History of the Center

The Exchange Club-Carl Perkins Center is Changing Lives

In 1979, the National Exchange Club voted to have Child Abuse Prevention as their main project. Members of the Jackson Exchange Club were present and wanted to have a Center here locally. They worked hard with the governor and elected officials to receive licensing and create this non-profit entity. Around that same time, a child died as a result of child abuse in West Tennessee. Carl Perkins saw the picture of the child in the newspaper, and the child resembled one of his own children. He told his wife, Val, that he wanted to do something to make sure that did not happen to another child. He contacted the Juvenile Court Judge and friends in the Jackson Exchange Club. Together, they worked to raise enough money to open the Center. The Club wrote a grant for $26,000, and Carl brought in the Statler Brothers to have a concert that generated $33,000. This was the seed money that was raised to begin work on the dream of preventing child abuse.

The Exchange Club-Carl Perkins Center for the Prevention of Child Abuse opened its doors in October 1981. The Center was the first Child Abuse Prevention Center in the state of Tennessee and the fourth in the Nation. It is now one of the largest of its kind. Last year, the Center helped 16,809 individuals in West Tennessee, serving all counties outside of Shelby. The Center started in an old dorm room on the old Union University Campus. The shower stall was where the diapers, toys and clothing were stored. There was a full-time director and a part-time secretary. There were many pancake breakfasts, mile-long subs, concerts, bake sales and other fundraisers created to keep the doors open. In 1982, the Center held its first Circles of Hope Telethon hosted by Carl Perkins and Cousin Tuny. The very first telethon raised $10,000.

The Center has grown tremendously, now having twenty-three locations and a staff of 82. The community has been very supportive of the Center and its efforts to support those in need of help. The growth and success of the Center can be attributed to very strong Boards, supportive Exchange Clubs, generous community support and most importantly, the guidance that God has given our leaders. Those who lead the organization and are involved on a daily basis believe in the power of prayer and know who is in control. The Bible states that when we take care of His children, we are doing His will. The staff and many volunteers have always been very dedicated and goal-driven. A six year business plan and an annual long range plan have become our road maps and lead us into the future as we grow and develop.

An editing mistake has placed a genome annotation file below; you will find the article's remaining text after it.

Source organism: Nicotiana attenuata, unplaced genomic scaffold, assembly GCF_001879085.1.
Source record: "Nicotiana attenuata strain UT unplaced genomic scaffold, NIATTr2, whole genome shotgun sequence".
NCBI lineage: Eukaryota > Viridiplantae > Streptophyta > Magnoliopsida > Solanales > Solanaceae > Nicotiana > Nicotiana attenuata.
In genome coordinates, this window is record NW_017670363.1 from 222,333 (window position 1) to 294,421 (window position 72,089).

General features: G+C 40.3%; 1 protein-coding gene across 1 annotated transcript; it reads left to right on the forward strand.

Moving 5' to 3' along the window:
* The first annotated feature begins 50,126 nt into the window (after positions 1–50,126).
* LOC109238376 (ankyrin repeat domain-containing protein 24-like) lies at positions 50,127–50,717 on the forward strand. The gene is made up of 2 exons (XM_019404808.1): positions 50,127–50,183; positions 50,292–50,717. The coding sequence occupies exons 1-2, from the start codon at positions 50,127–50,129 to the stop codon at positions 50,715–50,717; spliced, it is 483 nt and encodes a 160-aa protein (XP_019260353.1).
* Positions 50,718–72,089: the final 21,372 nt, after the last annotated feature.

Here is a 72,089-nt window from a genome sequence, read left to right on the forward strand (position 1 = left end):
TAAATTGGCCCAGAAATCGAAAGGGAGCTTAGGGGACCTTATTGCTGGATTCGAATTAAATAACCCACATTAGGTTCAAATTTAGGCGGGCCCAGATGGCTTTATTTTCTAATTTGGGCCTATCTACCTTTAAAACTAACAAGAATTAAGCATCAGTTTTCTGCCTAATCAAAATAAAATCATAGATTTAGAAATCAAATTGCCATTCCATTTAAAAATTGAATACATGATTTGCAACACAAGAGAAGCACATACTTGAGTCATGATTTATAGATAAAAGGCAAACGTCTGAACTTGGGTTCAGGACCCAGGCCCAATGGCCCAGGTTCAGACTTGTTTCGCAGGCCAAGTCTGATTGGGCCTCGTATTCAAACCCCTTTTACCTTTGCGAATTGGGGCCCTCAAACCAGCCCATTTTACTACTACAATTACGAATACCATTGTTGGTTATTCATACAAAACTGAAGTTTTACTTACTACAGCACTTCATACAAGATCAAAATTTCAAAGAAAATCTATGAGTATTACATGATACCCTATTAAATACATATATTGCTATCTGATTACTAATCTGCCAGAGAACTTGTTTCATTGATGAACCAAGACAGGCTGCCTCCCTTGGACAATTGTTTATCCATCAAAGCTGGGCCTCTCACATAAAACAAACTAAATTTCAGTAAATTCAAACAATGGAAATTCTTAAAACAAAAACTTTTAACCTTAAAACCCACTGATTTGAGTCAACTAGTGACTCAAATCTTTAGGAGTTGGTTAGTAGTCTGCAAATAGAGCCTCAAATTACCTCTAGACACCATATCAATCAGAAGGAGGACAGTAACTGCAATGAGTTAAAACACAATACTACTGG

The mission of the Center is to provide support to families in preventing and dealing with child abuse in West Tennessee and to help both parents and children meet the practical needs of preserving and improving the quality of family life. Many services are provided by the Center such as forensic interviews, group and individual counseling, emergency services, 24 hour hot line services, therapeutic visitation, relative caregiver support services, child advocacy services and community education programs. The Center works collaboratively with law enforcement, district attorney offices, juvenile court systems, the department of children’s services and many other child-serving organizations to protect our children and keep their best interest at heart.

Carl Perkins had a vision for the Center. He wanted children to be all God wanted them to be. His vision and legacy live on and continue to influence the Center. “Go Cat Go” was an endearing phrase that he would often shout out before, during or after a song he was performing. He would use it with other musicians, his song writing and even in his every day conversations. He would smile that big, sincere smile, and you knew you were in for a treat. This was a piece of the music industry’s history as he changed the face of rock and roll forever. Carl Perkins was an influence on millions and truly the royalty of the musical world, often called the “King of Rockabilly.” The songs he sang and wrote for the Beatles, Elvis, Dolly Parton and others will always be a part of music history.

But Carl not only used “Go Cat Go” on stage and with his music audiences. He used it when he would talk about the Center and those visions and dreams he had for its growth and development. He said of all the awards and honors he had received, none meant more to him than having the Child Abuse Prevention Center named after him and knowing he played a part in making dreams for the children become a reality. He would often become teary eyed as he visited the Center. He always wanted to do more. His life was dedicated to helping children. He followed his heart and left us with his vision. He is royalty for the Exchange Club-Carl Perkins Center, too.

We have pictures, music, videos and a loving spirit to fill the Carl Perkins Center and remind us of our friend.  Every once in a while you may hear someone singing…”Well its one for the money, two for the show three to get ready and GO CAT GO!”

If you would like more information about the Center or how you can volunteer, please call 424-7900 or 668-4000. The Center needs your prayers and continued support. Working together as a team, we can and do change lives daily and have made the world a better place. We all can make a real difference…one child, one family at a time.  We always use this saying that Cousin Tuny (Doris Freeman) gave us many years ago, because it is what we truly believe:

A Hundred Years from now…

It will not matter what my bank account was,

the sort of house I lived in, or the kind of car I drove….

But the world may be different because

I was important in the life of a child.



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